Some years ago, a young boy was badly burned in an explosion at his country school and was told he would never walk again. Instead of becoming discouraged, he concentrated on his infirmity, rubbed his legs, exercised them, then walked, and finally became one of the greatest mile runners in the history of America. This boy's power was made perfect in infirmity. Demosthenes not only stuttered in his youth, but he had a weak voice; he would never have become one of the world's greatest orators had he not worked to correct this weakness, transforming it into his greatest strength. Abraham Lincoln was defeated in almost every office for which he ran—until he was elected President of the United States. When Ludwig von Beethoven became deaf, he said, "What a sorrowful life I must lead"; then, rising above the first defeat, he said, "I will seize facts by the throat," and wrote great music he could never hear. When Milton went blind, he used his blindness itself as the inspiration for one of his finest poems.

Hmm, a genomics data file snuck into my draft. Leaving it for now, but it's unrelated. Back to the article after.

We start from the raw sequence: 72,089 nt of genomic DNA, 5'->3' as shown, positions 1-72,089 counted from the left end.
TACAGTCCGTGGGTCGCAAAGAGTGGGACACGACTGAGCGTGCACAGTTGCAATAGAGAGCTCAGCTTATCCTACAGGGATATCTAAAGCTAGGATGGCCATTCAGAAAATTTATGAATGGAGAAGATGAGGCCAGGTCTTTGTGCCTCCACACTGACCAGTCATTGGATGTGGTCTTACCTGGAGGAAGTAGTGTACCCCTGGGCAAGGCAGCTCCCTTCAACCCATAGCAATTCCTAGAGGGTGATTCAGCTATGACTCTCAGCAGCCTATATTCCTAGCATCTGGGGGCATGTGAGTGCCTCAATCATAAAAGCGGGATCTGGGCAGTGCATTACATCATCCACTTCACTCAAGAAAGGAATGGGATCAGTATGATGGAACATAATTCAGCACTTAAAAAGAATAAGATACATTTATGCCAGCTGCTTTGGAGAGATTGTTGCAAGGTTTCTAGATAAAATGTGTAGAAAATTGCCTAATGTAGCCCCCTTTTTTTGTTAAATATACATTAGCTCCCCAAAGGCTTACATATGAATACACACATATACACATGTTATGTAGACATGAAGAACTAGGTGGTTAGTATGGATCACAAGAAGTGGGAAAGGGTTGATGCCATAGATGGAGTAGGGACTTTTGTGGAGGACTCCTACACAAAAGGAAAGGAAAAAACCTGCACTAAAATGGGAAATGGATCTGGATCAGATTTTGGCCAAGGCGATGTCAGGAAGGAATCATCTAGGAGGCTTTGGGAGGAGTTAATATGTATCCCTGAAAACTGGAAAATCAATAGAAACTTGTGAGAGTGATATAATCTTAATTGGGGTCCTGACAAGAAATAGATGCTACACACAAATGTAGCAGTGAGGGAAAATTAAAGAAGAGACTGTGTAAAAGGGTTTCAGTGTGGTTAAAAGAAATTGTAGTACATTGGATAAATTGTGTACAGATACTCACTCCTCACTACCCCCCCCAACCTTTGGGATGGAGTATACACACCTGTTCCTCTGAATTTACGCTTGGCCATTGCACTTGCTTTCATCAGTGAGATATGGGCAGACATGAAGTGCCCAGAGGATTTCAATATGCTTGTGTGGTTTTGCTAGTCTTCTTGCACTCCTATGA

Apply this valiant spirit to the spiritual life; here, too, the handicaps can be a spur. It is a basic fact that no saint ever found it easy to be good; to believe differently is the great mistake most people make in judging them. The law running through Heaven and earth is that "the athlete will win no crown, if he does not observe the rules of the contest." (2 Tim 2:5) The Church never canonizes anyone unless he has shown a degree of holiness which is called heroic—and the virtues of the saints were the opposites of the natural weaknesses they had to overcome. The special quality of soul which might have made someone else a devil gave the saints their greatest opportunities for growth. The moral quality always associated with Moses is meekness—but Moses was not born meek; he was probably hot-headed, quick-tempered, and irascible. For Moses killed an Egyptian—and that is not the mark of a meek man. He was also the first one to "break" the Ten Commandments; coming down from the Mount where he had conversed with God, he found his people adoring the Golden Calf and, in a fit of anger, smashed the Tablets of the Law. Anger is not meek; the weak spot in Moses was his hot-headedness. But this man turned the worst in him into the best, so that later on—in his conduct toward the fickleness of Pharaoh, in his attitude toward the ingratitude and waywardness of those whom he delivered, in his bearing toward his family, in his final disappointment at not entering the Promised Land—he maintained such an even temper that Sacred Scripture describes him as "a man exceedingly meek." (Num. 12:3) Moses acquired meekness by fighting against an evil temper. He rooted out the worst in him; and then, with God's help, he became one of the best of men.